Safety of anti-tumor necrosis factor therapy during pregnancy in patients with inflammatory bowel disease

World J Gastroenterol 2015 December 21; 21(47): 13205-13211

Ioannis Androulakis, Christos Zavos, Panagiotis Christopoulos, George Mastorakos, Maria Gazouli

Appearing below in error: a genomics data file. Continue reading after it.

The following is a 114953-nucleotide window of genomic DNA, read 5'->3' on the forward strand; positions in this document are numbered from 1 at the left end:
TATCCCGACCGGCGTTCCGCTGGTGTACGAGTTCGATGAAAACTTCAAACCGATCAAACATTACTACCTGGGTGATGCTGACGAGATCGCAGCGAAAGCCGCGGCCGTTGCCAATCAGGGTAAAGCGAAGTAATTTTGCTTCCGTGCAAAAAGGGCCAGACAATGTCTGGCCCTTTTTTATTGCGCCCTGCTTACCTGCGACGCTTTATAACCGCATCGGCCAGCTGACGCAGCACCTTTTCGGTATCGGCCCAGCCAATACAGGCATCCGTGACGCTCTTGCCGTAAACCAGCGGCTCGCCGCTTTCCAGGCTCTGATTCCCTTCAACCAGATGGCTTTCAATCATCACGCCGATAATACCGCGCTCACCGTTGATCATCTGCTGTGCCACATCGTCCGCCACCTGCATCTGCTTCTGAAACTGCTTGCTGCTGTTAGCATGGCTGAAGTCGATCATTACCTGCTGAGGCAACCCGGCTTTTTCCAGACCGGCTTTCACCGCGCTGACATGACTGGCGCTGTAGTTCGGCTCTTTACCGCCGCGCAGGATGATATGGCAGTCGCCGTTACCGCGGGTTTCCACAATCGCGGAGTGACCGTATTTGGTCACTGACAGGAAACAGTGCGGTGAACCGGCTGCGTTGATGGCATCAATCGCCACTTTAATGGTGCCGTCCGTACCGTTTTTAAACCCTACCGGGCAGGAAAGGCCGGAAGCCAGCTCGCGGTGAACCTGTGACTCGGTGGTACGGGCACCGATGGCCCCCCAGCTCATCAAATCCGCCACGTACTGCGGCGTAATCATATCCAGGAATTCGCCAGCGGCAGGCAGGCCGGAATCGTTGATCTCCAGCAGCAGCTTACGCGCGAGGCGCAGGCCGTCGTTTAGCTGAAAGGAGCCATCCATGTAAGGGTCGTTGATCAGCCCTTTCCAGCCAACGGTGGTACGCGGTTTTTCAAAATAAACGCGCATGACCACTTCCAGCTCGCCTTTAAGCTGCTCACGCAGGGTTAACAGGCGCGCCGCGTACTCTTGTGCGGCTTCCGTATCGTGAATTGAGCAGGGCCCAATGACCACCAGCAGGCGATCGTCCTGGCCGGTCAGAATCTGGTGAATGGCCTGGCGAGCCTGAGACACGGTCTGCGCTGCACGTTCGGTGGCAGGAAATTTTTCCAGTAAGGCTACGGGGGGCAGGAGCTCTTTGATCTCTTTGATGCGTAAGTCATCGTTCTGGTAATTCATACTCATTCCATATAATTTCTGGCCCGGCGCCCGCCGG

Treatment of inflammatory bowel disease has significantly improved since the introduction of biological agents, such as infliximab, adalimumab, certolizumab pegol, and golimumab. The Food and Drug Admini- stration (FDA) has classified these factors in category B, which means that they do not demonstrate a fetal risk. However, during pregnancy fetuses are exposed to high anti-tumor necrosis factor (TNF) levels that are measurable in their plasma after birth. Since antibodies can transfer through the placenta at the end of the second and during the third trimesters, it is important to know the safety profile of these drugs, particularly for the fetus, and whether maintaining relapse of the disease compensates for the potential risks of fetal exposure. The limited data available for the anti-TNF drugs to date have not demonstrated any significant adverse outcomes in the pregnant women who continued their therapy from conception to the first trimester of gestation. However, data suggest that anti- TNFs should be discontinued during the third trimester, as they may affect the immunological system of the newborn baby. Each decision should be individualized, based on the distinct characteristics of the patient and her disease. Considering all the above, there is a need for more clinical studies regarding the effect of anti- TNF therapeutic agents on pregnancy outcomes.

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